On 11 January 2007, the then Home Secretary announced the transfer of the asset recovery functions of the ARA to SOCA, with the training functions going to the National Policing Improvement Agency, with effect from 1 April 2008. That announcement preceded a highly critical report of the performance of the ARA by the National Audit Office in February 2007. The report made a number of recommendations on the functions of the ARA that the NAO said would be applicable to the successor bodies that took over its functions. The report included significant criticism of the case management database, which the NAO described as “poor”. The NAO stated:
“We had great difficulty in compiling a comprehensive list of cases and tracking their value and progress”.
The NAO said that the ARA had collected £23 million against cumulative costs of £65 million.
As I have said, the transfer of the asset recovery functions of the ARA to SOCA was effective on 1 April 2008. The measure was implemented by the Serious Crime Act 2007. In conducting its work, the ARA used information gateways for information that was disclosed to it by partner agencies to enable it to conduct its duties and to fulfil its responsibilities, and there were gateways that authorised the ARA to disclose specified information that it had obtained to certain other agencies.
The transfer of those powers was not addressed directly in the 2007 Act. Nearly two months after the transfer of the functions, the Government introduced secondary legislation to address the gap. Those measures—the draft Serious Organised Crime and Police Act 2005 (Disclosure of Information by SOCA) Order 2008, and the draft Proceeds of Crime Act 2002 (Disclosure of Information) Order 2008—were considered in Committee on 24 June 2008. The explanatory notes to those orders stated:
“It is the policy that those undertaking civil recovery functions shall have the same provisions applying to them as…ARA”.
That point was reaffirmed in the other place when their lordships considered the orders. Lord West stated:
“The orders merely ensure that organisations which inherited the Assets Recovery Agency’s work and functions can access the same information sources that were available to the agency and can disclose the same information onwards.”—[Official Report, House of Lords, 17 June 2008; Vol. 702, c. GC371.]
In Committee on 24 June, the point was reiterated by the Minister, who said:
“So, the orders ensure that SOCA and others that inherit the civil recovery functions have the same information gateways as were available to the Assets Recovery Agency. There is no change in policy. The orders are not giving SOCA or any other agency powers or functions that were not previously available to the Assets Recovery Agency.”––[Official Report, Fifth Delegated Legislation Committee, 24 June 2008; c. 4.]
During the consideration of the two orders, I highlighted the fact that one of the orders went beyond the rights that had been enjoyed by the ARA. The inbound order—it permitted information to be disclosed to SOCA—was limited to conducting asset recovery functions. However, the general outbound disclosure provision, meaning the provision on disclosure by SOCA to certain specified third parties, was not limited specifically to asset recovery functions, but applied generally to SOCA functions. I made that point in Committee and the Minister kindly said that he would look at the matter, as he has done previously when technical problems have been highlighted, and investigate whether the explanatory notes or statements on the statutory order were correct.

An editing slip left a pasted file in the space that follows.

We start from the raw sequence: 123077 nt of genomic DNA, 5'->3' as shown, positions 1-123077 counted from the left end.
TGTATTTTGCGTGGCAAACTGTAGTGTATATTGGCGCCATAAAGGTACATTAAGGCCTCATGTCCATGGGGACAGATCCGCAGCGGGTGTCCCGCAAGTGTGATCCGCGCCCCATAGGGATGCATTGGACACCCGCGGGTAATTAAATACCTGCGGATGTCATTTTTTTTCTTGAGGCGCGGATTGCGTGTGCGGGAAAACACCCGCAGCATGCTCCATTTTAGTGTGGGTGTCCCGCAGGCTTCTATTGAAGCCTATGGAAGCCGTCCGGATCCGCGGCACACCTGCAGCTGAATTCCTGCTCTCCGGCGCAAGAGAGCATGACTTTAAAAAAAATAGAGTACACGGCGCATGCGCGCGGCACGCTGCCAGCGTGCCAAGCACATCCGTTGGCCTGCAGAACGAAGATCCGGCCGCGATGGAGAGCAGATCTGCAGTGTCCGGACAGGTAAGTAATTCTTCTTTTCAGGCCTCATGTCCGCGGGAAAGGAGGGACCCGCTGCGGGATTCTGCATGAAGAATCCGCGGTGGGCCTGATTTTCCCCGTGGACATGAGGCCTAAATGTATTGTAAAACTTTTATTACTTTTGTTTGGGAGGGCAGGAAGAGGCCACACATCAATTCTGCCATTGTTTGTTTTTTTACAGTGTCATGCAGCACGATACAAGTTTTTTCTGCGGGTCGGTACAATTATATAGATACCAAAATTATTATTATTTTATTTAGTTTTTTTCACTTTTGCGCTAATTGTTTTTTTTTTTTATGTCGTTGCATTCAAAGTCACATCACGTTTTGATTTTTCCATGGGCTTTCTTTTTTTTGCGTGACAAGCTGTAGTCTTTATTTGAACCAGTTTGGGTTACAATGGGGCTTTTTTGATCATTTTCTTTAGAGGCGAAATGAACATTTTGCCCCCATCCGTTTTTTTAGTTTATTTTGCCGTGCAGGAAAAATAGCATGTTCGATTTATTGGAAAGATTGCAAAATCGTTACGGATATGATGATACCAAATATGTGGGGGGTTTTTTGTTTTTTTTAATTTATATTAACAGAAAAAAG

On my review and interpretation of the orders, there was an extension, and the approach was wider than asset recovery functions. The Minister e-mailed me 16 July 2008:
“The intention when the Assets Recovery Agency…was abolished and certain of its functions were inherited by SOCA was that SOCA should also inherit the same powers, including powers to disclose information. The Order’s operation goes beyond the narrow policy intention.”
“I do not want SOCA to lose an information sharing provision unless there are reasonable counter-arguments. I am therefore content for the gateway provisions to have their broad application, although I accept that this goes beyond the original stated policy intention.”
I countered by saying that although I understood the Minister’s points, I felt that our considerations, including statements and explanatory notes, did not adequately set out what the provisions actually achieved. I felt that the House should have that corrected and that a restatement should be made. The Minister made some reasonable points on whether SOCA should have general information gateways to disclose certain pieces of information on prevention of harm and financial crimes to other agencies to investigate, but I wanted people to have the opportunity to decide whether that was appropriate.
The point is that the situation was not as was stated. I therefore replied to the Minister on 22 July pointing out that that approach was not the way forward, that further consideration was appropriate and that one of the orders appeared to limit and restrict rights to asset recovery whereas the other did not. The Minister kindly took on board my points and said that he would revoke the order. He commented:
“These gateways, I am sure you will agree, are important for the fight against serious organised crime. In order to address your concerns we shall be laying a new Order revoking the existing one so as to allow for a full explanation and debate on the effect of the statutory instrument.”